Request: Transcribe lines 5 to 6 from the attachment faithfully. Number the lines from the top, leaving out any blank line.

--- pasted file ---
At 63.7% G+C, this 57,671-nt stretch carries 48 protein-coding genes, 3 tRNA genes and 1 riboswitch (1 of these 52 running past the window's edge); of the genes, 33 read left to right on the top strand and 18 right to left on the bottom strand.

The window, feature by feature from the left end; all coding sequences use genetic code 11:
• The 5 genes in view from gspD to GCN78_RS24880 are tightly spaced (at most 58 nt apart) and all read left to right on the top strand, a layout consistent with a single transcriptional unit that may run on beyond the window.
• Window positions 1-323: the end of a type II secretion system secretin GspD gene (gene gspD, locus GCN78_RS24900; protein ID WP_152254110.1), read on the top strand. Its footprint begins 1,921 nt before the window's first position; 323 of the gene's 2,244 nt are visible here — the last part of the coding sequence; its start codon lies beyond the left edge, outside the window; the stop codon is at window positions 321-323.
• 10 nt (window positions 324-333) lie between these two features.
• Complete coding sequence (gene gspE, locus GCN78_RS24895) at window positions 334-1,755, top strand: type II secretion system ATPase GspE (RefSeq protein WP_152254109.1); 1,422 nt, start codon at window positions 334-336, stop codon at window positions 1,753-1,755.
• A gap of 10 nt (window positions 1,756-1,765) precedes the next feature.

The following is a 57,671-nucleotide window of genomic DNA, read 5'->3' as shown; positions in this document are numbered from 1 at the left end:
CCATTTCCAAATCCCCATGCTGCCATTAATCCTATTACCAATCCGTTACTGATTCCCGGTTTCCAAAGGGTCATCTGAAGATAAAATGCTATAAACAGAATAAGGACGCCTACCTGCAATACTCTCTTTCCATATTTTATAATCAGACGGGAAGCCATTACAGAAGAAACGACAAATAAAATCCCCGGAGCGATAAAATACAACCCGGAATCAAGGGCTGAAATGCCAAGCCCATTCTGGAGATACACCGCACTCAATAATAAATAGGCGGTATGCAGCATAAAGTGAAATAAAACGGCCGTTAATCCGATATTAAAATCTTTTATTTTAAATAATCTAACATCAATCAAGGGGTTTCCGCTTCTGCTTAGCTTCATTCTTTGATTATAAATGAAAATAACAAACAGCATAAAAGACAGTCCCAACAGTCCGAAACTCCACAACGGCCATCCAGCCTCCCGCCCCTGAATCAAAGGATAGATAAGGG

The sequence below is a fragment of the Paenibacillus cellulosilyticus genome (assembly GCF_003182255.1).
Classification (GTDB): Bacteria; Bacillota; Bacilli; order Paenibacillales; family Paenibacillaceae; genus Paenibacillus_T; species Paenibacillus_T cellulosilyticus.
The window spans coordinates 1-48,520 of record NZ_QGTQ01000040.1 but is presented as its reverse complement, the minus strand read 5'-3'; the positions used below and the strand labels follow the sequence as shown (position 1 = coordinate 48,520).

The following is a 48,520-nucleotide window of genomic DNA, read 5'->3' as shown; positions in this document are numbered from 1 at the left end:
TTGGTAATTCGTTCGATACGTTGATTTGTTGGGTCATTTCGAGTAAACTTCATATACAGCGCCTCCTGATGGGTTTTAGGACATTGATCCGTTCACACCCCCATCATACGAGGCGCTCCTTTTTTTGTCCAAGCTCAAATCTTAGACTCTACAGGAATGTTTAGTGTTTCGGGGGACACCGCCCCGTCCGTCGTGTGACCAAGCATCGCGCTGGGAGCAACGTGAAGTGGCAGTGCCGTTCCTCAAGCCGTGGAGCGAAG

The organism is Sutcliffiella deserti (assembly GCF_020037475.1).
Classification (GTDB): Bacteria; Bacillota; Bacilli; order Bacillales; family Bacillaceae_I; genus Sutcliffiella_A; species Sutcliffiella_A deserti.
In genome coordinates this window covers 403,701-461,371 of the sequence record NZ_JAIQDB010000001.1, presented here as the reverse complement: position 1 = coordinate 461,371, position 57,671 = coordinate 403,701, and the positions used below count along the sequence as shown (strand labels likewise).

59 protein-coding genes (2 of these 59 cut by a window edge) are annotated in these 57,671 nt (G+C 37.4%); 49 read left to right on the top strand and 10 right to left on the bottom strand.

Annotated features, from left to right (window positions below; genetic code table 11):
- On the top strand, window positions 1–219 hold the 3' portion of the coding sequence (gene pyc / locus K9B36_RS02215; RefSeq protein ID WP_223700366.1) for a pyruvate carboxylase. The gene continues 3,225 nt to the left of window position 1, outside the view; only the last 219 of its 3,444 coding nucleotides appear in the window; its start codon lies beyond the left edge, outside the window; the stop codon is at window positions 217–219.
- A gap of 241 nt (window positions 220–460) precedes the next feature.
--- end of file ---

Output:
• 10 nt (window positions 324-333) lie between these two features.
• Complete coding sequence (gene gspE, locus GCN78_RS24895) at window positions 334-1,755, top strand: type II secretion system ATPase GspE (RefSeq protein WP_152254109.1); 1,422 nt, start codon at window positions 334-336, stop codon at window positions 1,753-1,755.